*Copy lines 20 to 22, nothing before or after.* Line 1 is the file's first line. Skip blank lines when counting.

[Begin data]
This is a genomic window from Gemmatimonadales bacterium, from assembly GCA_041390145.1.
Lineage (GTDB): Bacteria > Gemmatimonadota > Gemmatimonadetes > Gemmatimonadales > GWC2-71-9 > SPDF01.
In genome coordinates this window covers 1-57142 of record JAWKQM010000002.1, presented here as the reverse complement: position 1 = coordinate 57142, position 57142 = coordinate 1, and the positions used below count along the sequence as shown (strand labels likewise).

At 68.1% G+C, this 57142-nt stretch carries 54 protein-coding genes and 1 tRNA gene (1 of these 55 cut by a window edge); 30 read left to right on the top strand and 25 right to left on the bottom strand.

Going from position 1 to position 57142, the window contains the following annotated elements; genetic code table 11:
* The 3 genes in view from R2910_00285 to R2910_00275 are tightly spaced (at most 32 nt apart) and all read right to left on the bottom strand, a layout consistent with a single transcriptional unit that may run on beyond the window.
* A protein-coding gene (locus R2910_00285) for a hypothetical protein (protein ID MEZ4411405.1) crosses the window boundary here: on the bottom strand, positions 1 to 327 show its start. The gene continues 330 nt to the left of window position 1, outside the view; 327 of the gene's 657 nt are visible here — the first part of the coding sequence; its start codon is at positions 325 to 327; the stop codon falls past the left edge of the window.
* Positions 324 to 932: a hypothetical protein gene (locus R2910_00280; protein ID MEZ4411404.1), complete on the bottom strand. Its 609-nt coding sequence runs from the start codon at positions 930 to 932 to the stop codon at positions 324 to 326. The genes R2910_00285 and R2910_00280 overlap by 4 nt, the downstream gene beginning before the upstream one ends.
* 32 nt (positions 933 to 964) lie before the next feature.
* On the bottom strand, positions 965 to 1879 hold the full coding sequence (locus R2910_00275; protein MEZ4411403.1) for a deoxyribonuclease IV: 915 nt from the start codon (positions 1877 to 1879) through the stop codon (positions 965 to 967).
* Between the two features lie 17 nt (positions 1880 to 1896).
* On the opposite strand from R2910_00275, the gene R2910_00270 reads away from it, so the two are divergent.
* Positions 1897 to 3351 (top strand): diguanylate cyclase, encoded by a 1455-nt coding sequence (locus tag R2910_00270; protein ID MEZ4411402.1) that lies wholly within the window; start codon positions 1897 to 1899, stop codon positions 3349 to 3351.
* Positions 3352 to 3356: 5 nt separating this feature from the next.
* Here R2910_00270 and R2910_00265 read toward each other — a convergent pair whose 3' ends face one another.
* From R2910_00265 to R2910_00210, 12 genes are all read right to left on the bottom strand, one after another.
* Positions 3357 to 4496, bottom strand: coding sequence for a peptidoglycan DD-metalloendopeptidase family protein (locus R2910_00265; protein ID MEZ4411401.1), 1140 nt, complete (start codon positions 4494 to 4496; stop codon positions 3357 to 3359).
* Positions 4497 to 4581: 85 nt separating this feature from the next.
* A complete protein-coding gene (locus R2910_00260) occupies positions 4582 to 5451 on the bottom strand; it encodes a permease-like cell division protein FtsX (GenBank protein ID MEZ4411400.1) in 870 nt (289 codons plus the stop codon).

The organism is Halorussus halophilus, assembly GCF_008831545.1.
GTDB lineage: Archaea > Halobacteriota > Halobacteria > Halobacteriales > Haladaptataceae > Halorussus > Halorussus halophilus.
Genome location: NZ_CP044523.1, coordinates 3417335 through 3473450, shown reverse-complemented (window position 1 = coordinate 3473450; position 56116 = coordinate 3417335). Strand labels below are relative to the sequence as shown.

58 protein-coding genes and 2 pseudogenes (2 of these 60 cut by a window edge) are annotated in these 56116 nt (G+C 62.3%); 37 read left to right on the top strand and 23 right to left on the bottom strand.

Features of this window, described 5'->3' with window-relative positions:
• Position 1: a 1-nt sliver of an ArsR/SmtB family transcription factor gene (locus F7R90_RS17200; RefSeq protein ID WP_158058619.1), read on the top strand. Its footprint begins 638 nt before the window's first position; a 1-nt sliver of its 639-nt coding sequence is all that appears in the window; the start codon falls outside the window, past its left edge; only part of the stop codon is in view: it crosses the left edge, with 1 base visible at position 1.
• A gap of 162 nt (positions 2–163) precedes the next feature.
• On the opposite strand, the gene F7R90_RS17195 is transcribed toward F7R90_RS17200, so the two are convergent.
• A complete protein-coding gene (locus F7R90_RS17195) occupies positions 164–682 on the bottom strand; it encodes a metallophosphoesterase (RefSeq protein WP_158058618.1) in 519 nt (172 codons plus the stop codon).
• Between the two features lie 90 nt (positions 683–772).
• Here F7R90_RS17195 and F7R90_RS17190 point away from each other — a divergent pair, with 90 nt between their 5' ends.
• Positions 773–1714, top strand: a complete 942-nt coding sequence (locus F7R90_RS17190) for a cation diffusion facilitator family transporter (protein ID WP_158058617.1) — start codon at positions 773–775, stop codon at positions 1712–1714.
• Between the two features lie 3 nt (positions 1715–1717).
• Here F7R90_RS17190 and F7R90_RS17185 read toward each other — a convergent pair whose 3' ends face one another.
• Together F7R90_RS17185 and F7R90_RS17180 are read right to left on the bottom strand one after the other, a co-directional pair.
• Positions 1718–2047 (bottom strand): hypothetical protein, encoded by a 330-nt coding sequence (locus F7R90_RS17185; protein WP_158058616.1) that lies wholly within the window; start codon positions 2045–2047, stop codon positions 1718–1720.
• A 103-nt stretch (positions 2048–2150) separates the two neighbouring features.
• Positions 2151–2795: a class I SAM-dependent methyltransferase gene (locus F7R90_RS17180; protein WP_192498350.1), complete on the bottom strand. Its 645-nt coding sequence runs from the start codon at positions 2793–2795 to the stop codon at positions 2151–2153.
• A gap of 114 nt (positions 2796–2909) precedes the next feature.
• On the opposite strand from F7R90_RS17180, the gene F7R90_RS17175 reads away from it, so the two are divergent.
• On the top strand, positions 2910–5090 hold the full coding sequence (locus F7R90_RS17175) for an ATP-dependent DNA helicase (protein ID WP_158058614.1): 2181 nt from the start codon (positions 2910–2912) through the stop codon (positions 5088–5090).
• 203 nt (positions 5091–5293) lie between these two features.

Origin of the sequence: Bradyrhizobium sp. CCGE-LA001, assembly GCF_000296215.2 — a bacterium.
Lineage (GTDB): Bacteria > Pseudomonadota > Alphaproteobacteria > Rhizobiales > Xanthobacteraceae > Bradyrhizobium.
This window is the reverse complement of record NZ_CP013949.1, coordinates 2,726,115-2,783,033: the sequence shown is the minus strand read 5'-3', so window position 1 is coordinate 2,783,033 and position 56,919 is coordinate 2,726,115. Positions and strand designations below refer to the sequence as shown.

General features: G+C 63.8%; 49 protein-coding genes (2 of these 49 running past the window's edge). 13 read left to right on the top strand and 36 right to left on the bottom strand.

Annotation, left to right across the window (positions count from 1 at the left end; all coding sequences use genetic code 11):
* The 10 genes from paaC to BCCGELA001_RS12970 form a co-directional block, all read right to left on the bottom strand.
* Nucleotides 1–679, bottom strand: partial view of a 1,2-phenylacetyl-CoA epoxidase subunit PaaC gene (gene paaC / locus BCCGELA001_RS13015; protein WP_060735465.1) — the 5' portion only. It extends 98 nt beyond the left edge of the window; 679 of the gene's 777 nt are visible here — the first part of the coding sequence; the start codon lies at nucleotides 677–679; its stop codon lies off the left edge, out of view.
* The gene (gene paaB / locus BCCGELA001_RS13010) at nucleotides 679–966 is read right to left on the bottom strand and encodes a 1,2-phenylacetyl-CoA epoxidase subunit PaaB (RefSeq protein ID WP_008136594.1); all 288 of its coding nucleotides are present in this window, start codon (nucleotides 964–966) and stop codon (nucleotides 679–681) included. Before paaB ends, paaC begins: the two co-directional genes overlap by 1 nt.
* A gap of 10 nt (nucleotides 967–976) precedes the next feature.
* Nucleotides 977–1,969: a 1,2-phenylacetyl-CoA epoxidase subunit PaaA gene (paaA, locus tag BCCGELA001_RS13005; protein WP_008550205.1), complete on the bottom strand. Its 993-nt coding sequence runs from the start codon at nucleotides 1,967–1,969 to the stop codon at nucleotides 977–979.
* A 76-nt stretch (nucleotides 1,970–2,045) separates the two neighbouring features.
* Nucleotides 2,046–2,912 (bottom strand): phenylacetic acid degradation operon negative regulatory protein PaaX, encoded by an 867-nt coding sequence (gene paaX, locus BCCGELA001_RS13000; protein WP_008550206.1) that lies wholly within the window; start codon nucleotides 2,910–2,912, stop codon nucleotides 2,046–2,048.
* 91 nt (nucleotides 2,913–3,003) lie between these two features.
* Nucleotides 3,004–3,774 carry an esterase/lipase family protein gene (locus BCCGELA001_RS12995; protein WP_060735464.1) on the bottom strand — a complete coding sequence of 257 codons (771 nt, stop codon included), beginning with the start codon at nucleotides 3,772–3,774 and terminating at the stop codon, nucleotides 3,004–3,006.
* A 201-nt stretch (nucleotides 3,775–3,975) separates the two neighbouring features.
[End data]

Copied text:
The organism is Halorussus halophilus, assembly GCF_008831545.1.
GTDB lineage: Archaea > Halobacteriota > Halobacteria > Halobacteriales > Haladaptataceae > Halorussus > Halorussus halophilus.
Genome location: NZ_CP044523.1, coordinates 3417335 through 3473450, shown reverse-complemented (window position 1 = coordinate 3473450; position 56116 = coordinate 3417335). Strand labels below are relative to the sequence as shown.